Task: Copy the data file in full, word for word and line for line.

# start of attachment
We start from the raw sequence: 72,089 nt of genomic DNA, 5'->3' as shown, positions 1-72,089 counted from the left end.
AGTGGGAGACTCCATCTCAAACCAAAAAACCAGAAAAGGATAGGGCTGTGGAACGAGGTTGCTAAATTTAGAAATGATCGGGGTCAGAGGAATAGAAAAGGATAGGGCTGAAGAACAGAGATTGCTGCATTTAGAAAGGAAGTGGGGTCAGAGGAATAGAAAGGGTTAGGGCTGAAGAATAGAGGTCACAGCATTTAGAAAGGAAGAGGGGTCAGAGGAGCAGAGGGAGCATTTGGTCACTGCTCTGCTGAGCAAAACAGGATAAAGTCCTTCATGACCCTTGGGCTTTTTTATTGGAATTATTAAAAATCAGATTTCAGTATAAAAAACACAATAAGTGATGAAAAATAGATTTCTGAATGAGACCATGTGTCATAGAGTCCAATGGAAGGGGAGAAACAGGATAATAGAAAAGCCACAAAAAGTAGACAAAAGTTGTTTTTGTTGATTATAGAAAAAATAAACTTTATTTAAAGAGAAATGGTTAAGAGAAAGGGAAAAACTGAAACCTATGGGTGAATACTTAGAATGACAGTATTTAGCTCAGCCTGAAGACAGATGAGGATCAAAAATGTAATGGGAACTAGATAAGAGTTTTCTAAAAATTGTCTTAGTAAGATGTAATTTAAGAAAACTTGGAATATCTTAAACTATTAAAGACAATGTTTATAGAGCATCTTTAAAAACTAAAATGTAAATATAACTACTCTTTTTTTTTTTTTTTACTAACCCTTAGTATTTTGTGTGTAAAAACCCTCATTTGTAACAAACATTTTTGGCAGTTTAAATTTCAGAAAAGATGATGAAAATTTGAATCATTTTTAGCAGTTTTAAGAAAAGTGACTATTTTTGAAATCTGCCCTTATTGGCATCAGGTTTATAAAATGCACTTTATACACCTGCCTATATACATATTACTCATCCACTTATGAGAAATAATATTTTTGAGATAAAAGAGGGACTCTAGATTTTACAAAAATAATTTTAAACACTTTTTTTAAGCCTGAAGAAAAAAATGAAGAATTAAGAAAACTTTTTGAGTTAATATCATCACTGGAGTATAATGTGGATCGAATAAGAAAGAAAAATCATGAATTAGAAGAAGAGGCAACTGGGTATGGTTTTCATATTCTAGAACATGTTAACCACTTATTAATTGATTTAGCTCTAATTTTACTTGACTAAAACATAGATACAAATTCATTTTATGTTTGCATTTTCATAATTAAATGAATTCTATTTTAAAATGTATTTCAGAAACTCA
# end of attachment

We start from the raw sequence: 72,089 nt of genomic DNA, 5'->3' as shown, positions 1-72,089 counted from the left end.
AGTGGGAGACTCCATCTCAAACCAAAAAACCAGAAAAGGATAGGGCTGTGGAACGAGGTTGCTAAATTTAGAAATGATCGGGGTCAGAGGAATAGAAAAGGATAGGGCTGAAGAACAGAGATTGCTGCATTTAGAAAGGAAGTGGGGTCAGAGGAATAGAAAGGGTTAGGGCTGAAGAATAGAGGTCACAGCATTTAGAAAGGAAGAGGGGTCAGAGGAGCAGAGGGAGCATTTGGTCACTGCTCTGCTGAGCAAAACAGGATAAAGTCCTTCATGACCCTTGGGCTTTTTTATTGGAATTATTAAAAATCAGATTTCAGTATAAAAAACACAATAAGTGATGAAAAATAGATTTCTGAATGAGACCATGTGTCATAGAGTCCAATGGAAGGGGAGAAACAGGATAATAGAAAAGCCACAAAAAGTAGACAAAAGTTGTTTTTGTTGATTATAGAAAAAATAAACTTTATTTAAAGAGAAATGGTTAAGAGAAAGGGAAAAACTGAAACCTATGGGTGAATACTTAGAATGACAGTATTTAGCTCAGCCTGAAGACAGATGAGGATCAAAAATGTAATGGGAACTAGATAAGAGTTTTCTAAAAATTGTCTTAGTAAGATGTAATTTAAGAAAACTTGGAATATCTTAAACTATTAAAGACAATGTTTATAGAGCATCTTTAAAAACTAAAATGTAAATATAACTACTCTTTTTTTTTTTTTTTACTAACCCTTAGTATTTTGTGTGTAAAAACCCTCATTTGTAACAAACATTTTTGGCAGTTTAAATTTCAGAAAAGATGATGAAAATTTGAATCATTTTTAGCAGTTTTAAGAAAAGTGACTATTTTTGAAATCTGCCCTTATTGGCATCAGGTTTATAAAATGCACTTTATACACCTGCCTATATACATATTACTCATCCACTTATGAGAAATAATATTTTTGAGATAAAAGAGGGACTCTAGATTTTACAAAAATAATTTTAAACACTTTTTTTAAGCCTGAAGAAAAAAATGAAGAATTAAGAAAACTTTTTGAGTTAATATCATCACTGGAGTATAATGTGGATCGAATAAGAAAGAAAAATCATGAATTAGAAGAAGAGGCAACTGGGTATGGTTTTCATATTCTAGAACATGTTAACCACTTATTAATTGATTTAGCTCTAATTTTACTTGACTAAAACATAGATACAAATTCATTTTATGTTTGCATTTTCATAATTAAATGAATTCTATTTTAAAATGTATTTCAGAAACTCA